Why the rush?

Health advocates express long-term safety concerns

By MYLENE C. ORILLO

THE recently rolled out nationwide dengue vaccination of the Department of Health (DOH) targeting around one million school children aged nine years and older drew concerns from several known health advocates.

Dr. Willie Ong said in a media interview that although the vaccine appears promising and backed up by some studies done in countries wherein dengue fever is prevalent, including the Philippines, it is usually not a good idea to be the first to use any drug which has not been extensively administered yet to the public in a real-world setting.

Dr. Ong also does not advise that the Philippines should be the last to try it, but being somewhere in the middle would be ideal since more clinical experience on the vaccine is already available, particularly its long-term effects.

As in many new drugs, adverse effects may not be seen in the acute administration or during the first few months or years, but long-term side-effects may be seen only on the long-term.

ADE phenomenon

Meanwhile, in a separate press conference, Dr. Antonio Miguel Dans, academician and professor at the University of the Philippines College of Medicine, revealed that from the very start, vaccine manufacturer Sanofi Pasteur already noted and was concerned about a potential problem with dengue vaccines; i.e., while the vaccine could lower the number of cases of dengue initially, it might later increase the severity of disease for those who received it, although it’s not yet proven.

This phenomenon is called “antibody dependent enhancement (ADE)”, which is being monitored closely by the pharmaceutical company.

“This is their biggest fear. So what they did when they did the study, they make sure they will follow up not just for two years, three, four, five, and six-year follow-up because ADE is a late phenomenon – it’s a fourth quarter rally,” revealed Dr. Dans.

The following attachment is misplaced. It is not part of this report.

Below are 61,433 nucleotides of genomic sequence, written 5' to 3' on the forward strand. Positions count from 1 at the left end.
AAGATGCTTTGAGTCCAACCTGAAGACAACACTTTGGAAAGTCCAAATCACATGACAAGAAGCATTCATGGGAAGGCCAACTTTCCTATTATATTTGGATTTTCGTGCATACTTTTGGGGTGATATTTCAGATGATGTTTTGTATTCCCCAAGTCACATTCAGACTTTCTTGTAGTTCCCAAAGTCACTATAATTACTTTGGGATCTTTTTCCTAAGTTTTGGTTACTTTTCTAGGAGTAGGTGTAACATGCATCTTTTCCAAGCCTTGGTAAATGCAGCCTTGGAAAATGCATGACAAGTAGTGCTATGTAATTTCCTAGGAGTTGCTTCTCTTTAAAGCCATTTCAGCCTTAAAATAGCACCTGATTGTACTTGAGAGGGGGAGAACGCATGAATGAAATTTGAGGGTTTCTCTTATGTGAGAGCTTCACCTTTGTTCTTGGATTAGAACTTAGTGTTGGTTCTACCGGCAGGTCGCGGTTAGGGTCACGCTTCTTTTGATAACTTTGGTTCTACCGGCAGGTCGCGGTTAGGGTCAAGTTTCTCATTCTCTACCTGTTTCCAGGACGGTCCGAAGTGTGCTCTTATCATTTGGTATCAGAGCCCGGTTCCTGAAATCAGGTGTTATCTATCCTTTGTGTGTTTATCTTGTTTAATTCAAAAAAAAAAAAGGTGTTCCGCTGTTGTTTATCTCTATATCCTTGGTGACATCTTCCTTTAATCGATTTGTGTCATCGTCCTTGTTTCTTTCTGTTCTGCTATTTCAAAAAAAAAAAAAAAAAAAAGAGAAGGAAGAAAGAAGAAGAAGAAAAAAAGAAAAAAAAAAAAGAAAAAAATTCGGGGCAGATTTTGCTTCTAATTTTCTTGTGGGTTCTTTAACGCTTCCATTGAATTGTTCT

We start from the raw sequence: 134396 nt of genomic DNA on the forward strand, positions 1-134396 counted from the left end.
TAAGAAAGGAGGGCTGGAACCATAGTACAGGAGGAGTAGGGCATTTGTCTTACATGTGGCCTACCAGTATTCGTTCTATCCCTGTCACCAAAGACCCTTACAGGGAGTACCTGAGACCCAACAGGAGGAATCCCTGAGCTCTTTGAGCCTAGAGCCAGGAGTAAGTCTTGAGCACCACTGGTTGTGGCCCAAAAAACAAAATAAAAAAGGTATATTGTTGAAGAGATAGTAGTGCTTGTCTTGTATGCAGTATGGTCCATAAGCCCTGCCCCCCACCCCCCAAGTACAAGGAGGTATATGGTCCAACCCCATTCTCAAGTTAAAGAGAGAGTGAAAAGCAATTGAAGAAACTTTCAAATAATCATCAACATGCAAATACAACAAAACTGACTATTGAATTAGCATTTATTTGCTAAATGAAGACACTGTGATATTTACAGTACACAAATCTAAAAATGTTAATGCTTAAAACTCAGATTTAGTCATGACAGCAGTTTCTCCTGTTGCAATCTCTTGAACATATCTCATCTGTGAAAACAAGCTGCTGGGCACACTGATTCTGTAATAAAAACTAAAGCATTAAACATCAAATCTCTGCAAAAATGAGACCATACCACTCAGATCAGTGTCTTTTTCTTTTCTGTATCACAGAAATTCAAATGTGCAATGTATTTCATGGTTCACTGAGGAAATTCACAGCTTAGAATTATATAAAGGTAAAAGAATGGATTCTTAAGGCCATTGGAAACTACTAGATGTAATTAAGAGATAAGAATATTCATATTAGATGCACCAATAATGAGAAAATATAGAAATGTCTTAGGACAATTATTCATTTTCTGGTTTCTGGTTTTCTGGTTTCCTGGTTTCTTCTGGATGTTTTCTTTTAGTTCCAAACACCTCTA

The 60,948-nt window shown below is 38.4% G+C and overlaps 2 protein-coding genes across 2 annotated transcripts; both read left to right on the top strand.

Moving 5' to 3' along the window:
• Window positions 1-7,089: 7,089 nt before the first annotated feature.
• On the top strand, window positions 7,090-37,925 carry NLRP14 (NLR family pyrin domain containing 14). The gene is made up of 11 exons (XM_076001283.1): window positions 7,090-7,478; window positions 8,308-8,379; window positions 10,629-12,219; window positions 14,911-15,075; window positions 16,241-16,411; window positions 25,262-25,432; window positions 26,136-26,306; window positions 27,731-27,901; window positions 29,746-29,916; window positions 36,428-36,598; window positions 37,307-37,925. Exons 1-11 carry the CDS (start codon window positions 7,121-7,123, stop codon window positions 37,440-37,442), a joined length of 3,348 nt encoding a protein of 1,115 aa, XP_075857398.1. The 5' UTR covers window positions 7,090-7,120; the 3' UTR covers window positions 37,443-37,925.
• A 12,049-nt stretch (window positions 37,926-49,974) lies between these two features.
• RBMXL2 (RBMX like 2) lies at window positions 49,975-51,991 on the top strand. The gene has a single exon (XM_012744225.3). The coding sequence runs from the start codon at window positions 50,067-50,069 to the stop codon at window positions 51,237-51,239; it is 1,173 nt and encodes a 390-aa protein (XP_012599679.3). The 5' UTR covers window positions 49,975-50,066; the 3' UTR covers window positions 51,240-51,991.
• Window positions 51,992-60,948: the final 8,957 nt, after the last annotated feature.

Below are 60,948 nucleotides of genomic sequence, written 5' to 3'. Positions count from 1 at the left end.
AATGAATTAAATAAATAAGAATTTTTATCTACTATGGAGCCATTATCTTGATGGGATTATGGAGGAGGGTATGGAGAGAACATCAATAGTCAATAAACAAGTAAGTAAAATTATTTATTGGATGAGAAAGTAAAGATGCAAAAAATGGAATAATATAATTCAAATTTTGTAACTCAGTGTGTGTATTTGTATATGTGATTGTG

Dr. Dans explained that it takes time to study ADE. Citing the company’s own studies, he explained that this may start to happen by the 3rd year after vaccination.

While the Sanofi and the DOH claimed ADE was only seen in children lower than nine years old, the data showed that it could be happening in both younger and older children, and in adults as well.

“The real dengue we are afraid of is severe dengue, not the mild ones,” said Dr. Dans. “If a vaccine prevents mild disease but causes severe dengue, we shouldn’t be using it at all.”

Dr. Dans pointed out that Sanofi and DOH are aware of the possibility they there may be a rise in cases of severe dengue two years after this program is implemented.

Proofs of doubts include DOH’s planning intensified surveillance and securing parental consent for vaccination, which are not usually done for vaccines proven safe.

He claimed the greatest proof that DOH and Sanofi are aware of the possibility of ADE is the fact that their clinical trial is going on. “If they are sure that ADE is no longer possible, they should stop the trial,” Dr. Dans added.

In the same press conference, Dr. Anthony C. Leachon, president of the Philippine College of Physicians Foundation, also clarified that they are not against dengue vaccine, but would also advise against the haste in administering it to the public.

“Don’t get me wrong. We are excited right now that there’s a vaccine for dengue. We want this vaccine to succeed, but let’s wait for the WHO (World Health Organization) guidelines. Haste makes waste. No matter how important this drug is, our mantra as doctors is to first do no harm,” he said.